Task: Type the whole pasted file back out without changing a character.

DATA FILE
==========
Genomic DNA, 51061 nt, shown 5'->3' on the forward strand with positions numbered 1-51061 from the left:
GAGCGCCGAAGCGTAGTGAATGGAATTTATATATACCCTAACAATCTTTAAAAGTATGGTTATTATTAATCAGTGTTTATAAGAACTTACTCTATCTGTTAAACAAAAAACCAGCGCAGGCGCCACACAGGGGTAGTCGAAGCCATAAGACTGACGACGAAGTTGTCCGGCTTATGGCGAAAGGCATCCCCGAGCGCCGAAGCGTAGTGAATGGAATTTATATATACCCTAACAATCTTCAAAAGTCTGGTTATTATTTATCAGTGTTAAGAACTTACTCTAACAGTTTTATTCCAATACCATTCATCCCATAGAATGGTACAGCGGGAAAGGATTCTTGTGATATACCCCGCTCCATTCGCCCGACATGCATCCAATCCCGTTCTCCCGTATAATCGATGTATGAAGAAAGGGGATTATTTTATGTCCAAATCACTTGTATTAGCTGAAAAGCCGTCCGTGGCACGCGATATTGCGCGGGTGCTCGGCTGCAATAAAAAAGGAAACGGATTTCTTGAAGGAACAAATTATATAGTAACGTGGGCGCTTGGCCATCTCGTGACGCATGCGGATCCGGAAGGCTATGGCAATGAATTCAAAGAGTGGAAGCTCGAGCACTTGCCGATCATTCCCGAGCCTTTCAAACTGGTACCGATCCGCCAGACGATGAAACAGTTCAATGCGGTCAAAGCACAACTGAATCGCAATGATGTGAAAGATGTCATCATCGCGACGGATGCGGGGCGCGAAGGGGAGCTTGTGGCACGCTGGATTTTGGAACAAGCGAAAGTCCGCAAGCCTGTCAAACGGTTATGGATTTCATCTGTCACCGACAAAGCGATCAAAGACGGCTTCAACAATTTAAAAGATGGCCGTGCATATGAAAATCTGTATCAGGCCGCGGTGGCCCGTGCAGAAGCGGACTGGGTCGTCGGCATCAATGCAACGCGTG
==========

Genomic DNA, 51061 nt, shown 5'->3' on the forward strand with positions numbered 1-51061 from the left:
GAGCGCCGAAGCGTAGTGAATGGAATTTATATATACCCTAACAATCTTTAAAAGTATGGTTATTATTAATCAGTGTTTATAAGAACTTACTCTATCTGTTAAACAAAAAACCAGCGCAGGCGCCACACAGGGGTAGTCGAAGCCATAAGACTGACGACGAAGTTGTCCGGCTTATGGCGAAAGGCATCCCCGAGCGCCGAAGCGTAGTGAATGGAATTTATATATACCCTAACAATCTTCAAAAGTCTGGTTATTATTTATCAGTGTTAAGAACTTACTCTAACAGTTTTATTCCAATACCATTCATCCCATAGAATGGTACAGCGGGAAAGGATTCTTGTGATATACCCCGCTCCATTCGCCCGACATGCATCCAATCCCGTTCTCCCGTATAATCGATGTATGAAGAAAGGGGATTATTTTATGTCCAAATCACTTGTATTAGCTGAAAAGCCGTCCGTGGCACGCGATATTGCGCGGGTGCTCGGCTGCAATAAAAAAGGAAACGGATTTCTTGAAGGAACAAATTATATAGTAACGTGGGCGCTTGGCCATCTCGTGACGCATGCGGATCCGGAAGGCTATGGCAATGAATTCAAAGAGTGGAAGCTCGAGCACTTGCCGATCATTCCCGAGCCTTTCAAACTGGTACCGATCCGCCAGACGATGAAACAGTTCAATGCGGTCAAAGCACAACTGAATCGCAATGATGTGAAAGATGTCATCATCGCGACGGATGCGGGGCGCGAAGGGGAGCTTGTGGCACGCTGGATTTTGGAACAAGCGAAAGTCCGCAAGCCTGTCAAACGGTTATGGATTTCATCTGTCACCGACAAAGCGATCAAAGACGGCTTCAACAATTTAAAAGATGGCCGTGCATATGAAAATCTGTATCAGGCCGCGGTGGCCCGTGCAGAAGCGGACTGGGTCGTCGGCATCAATGCAACGCGTG